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Terms and conditions against sales of goods act

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I purchased a projector screen from Primebuy UK with credit card over the internet.

The screen was falsely advertised as it is the wrong aspect ratio and it is faulty

I have contacted the company and asked for a refund they said i should have read there terms and condition which state

Any goods that are returned are subject to a 25% restocking fee and consumer must arrange delivery and cost.


Screen cost £250 and is 2 days old


Are these conditions legal

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Hi grayson


I haven't looked at the website in question. I would keep all correspondence in writing. I would take a snapshot of the ad.

Also a snapshot of their terms and conditions. I would send the following letter, recorded:-



If they still try to tell you different, contact Consumer Direct and if need be they will get Trading Standards on the case.

A nice summary on here:- http://webarchive.nationalarchives.gov.uk/+/http://www.berr.gov.uk/whatwedo/consumers/fact-sheets/page38311.html


Let us know what happens.

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Primebuy terms and conditions


So they state ALL returns are subject to a 25% restock fee faulty or not.


After 28 days I have 12 months warranty with manufacturer


sales of goods act states contract is with the seller


Trading standards are going to love this


Terms & Conditions


All goods purchased from Primebuy are subject to the following terms & conditions of sale, please read carefully before making your purchase. By purchasing from, you agree to adhere to the terms & conditions of sale outlined below.


* All items for sale are guaranteed brand new and factory sealed.

* All products come with and a 28 day replacement or repair service if found to be faulty.

* Returns are accepted for manufacturing defects within 28 days of receipt of goods.

* If you report a manufacturing defect outside the 28 days, you still have a 12 months warranty with the manufacturer.

* For non-manufacturing defects, we are do offer a repair service. We can also send out replacement parts if necessary.

* Refunds can be claimed within 28 days of receipt of goods if you are not entirely happy your purchase.

* Refunds are given for the cost of the purchase only. Delivery and handling fees are non-refundable.

* Consumers must cover all delivery and handling costs when returning goods.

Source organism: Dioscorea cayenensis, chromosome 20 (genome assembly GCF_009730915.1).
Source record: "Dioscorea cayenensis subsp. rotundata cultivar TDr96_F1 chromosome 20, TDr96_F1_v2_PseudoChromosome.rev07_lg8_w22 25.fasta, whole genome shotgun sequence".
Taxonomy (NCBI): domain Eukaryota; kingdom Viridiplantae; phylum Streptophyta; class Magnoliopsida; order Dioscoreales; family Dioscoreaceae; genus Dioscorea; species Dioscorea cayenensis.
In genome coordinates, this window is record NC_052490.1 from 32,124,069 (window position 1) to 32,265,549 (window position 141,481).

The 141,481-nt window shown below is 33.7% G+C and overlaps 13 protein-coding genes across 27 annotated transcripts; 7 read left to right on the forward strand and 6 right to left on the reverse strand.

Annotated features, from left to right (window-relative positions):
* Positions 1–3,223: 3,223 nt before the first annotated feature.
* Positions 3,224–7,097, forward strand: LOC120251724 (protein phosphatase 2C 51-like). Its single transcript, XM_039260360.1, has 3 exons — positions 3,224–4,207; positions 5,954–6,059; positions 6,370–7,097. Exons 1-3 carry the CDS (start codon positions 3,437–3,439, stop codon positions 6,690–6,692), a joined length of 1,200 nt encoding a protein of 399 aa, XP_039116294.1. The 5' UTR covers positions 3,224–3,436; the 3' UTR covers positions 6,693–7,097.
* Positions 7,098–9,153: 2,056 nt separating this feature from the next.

* Returned goods must be received in as new condition with all original packaging and accessories.

* All returned goods are subject to a minimum 25% restocking fee.

* Goods returned to us damaged, soiled or modified will not be accepted and will be returned to the customer.

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'So they state ALL returns are subject to a 25% restock fee faulty or not.'


If the above is correct, then whats to stop them stocking up on faulty goods, then profiting 25% on each sale, they probably would make more profit that way,

thats outrageous!


Also it would be an idea if they stuck their address on there website, always worries me when I don't see an address on the website. I wonder if thats a requirement as they take credit card payments.


Don't forget your Credit Card should also offer you protection.

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I have also posted this thread on a well known av forum


The owner of the company has complained so the Founder of the site wants proof of my alligations


With pleasure i said


Thanks for all of your advise

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At the end of the day it doesn't matter what it states in their T&Cs if it doesn't comply with the Sales of Goods Act http://www.johnantell.co.uk/SOGA1979.htm etc. If they were not as described or fit for purpose then the purchaser has every right to demand a full refund. If the seller refuses and you paid by credit card you should take it up with the CC company as well as making a complaint to Trading Standards via Consumer Direct http://www.consumerdirect.gov.uk/contact .

if you have bought something on the basis of the seller’s description or a sample, you should expect the item to conform exactly to that description or sample. If it does not, you have the right to reject the goods, demand a full refund and possibly claim damages. This is still the case even where you have selected or examined the items for yourself before buying them.
Edited by cerberusalert
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The distance selling regs add 'extra' protection for items you buy online for the obvious reason that you can't fully inspect them. Their 25% fee is a load of crap, although i believe not long ago, i think Which! did a survey of online stores (many of them big names) and many of them broke various laws, either knowingly or they were just ignorant.



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